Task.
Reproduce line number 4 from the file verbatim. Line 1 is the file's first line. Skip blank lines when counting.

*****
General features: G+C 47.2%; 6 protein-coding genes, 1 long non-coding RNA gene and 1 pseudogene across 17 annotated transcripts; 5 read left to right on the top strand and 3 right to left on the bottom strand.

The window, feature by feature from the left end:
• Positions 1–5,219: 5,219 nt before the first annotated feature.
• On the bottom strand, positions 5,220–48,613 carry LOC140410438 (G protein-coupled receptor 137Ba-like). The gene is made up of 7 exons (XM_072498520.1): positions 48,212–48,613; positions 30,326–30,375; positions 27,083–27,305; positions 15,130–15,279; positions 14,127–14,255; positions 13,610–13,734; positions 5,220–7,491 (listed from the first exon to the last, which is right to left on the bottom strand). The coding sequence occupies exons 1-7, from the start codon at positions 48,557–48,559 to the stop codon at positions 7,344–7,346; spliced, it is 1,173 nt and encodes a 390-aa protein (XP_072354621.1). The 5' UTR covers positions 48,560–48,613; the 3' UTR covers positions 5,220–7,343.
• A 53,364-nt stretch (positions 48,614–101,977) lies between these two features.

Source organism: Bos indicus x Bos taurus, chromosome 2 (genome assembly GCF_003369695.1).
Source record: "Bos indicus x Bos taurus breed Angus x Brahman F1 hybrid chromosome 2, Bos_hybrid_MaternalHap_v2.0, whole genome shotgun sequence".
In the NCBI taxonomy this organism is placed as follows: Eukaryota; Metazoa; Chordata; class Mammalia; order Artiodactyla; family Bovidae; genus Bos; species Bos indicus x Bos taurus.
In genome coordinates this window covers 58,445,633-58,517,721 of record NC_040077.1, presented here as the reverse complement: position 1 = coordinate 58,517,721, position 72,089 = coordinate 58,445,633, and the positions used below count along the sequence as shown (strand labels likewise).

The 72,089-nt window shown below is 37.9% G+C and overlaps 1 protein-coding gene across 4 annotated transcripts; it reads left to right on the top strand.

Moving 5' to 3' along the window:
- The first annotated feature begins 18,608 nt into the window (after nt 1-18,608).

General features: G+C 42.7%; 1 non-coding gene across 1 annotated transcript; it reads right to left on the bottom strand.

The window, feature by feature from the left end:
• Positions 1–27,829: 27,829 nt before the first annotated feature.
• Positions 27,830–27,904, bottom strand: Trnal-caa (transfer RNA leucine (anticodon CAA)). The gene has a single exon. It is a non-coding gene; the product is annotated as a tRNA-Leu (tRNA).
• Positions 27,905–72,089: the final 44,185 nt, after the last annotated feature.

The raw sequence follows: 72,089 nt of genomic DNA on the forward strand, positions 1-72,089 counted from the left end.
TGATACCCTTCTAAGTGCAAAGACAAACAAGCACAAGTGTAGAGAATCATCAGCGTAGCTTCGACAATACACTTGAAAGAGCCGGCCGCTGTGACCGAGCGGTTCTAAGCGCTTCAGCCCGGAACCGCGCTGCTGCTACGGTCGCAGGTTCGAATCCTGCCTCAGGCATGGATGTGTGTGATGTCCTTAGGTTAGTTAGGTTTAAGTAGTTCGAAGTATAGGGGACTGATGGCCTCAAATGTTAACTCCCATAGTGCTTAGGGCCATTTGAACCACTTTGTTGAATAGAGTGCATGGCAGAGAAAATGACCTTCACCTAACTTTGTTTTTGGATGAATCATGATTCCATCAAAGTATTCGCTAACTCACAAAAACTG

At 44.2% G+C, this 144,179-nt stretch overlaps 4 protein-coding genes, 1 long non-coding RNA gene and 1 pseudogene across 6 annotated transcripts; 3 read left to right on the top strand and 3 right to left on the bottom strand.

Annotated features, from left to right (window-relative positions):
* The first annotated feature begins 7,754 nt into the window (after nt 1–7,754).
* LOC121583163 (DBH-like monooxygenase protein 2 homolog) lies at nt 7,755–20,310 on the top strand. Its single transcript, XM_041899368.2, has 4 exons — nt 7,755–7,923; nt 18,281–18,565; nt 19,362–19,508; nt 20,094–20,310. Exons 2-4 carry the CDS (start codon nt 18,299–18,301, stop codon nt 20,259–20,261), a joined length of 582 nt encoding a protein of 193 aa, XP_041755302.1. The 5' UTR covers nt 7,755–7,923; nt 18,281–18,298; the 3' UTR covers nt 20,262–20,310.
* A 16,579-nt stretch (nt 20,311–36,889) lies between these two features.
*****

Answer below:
• On the bottom strand, positions 5,220–48,613 carry LOC140410438 (G protein-coupled receptor 137Ba-like). The gene is made up of 7 exons (XM_072498520.1): positions 48,212–48,613; positions 30,326–30,375; positions 27,083–27,305; positions 15,130–15,279; positions 14,127–14,255; positions 13,610–13,734; positions 5,220–7,491 (listed from the first exon to the last, which is right to left on the bottom strand). The coding sequence occupies exons 1-7, from the start codon at positions 48,557–48,559 to the stop codon at positions 7,344–7,346; spliced, it is 1,173 nt and encodes a 390-aa protein (XP_072354621.1). The 5' UTR covers positions 48,560–48,613; the 3' UTR covers positions 5,220–7,343.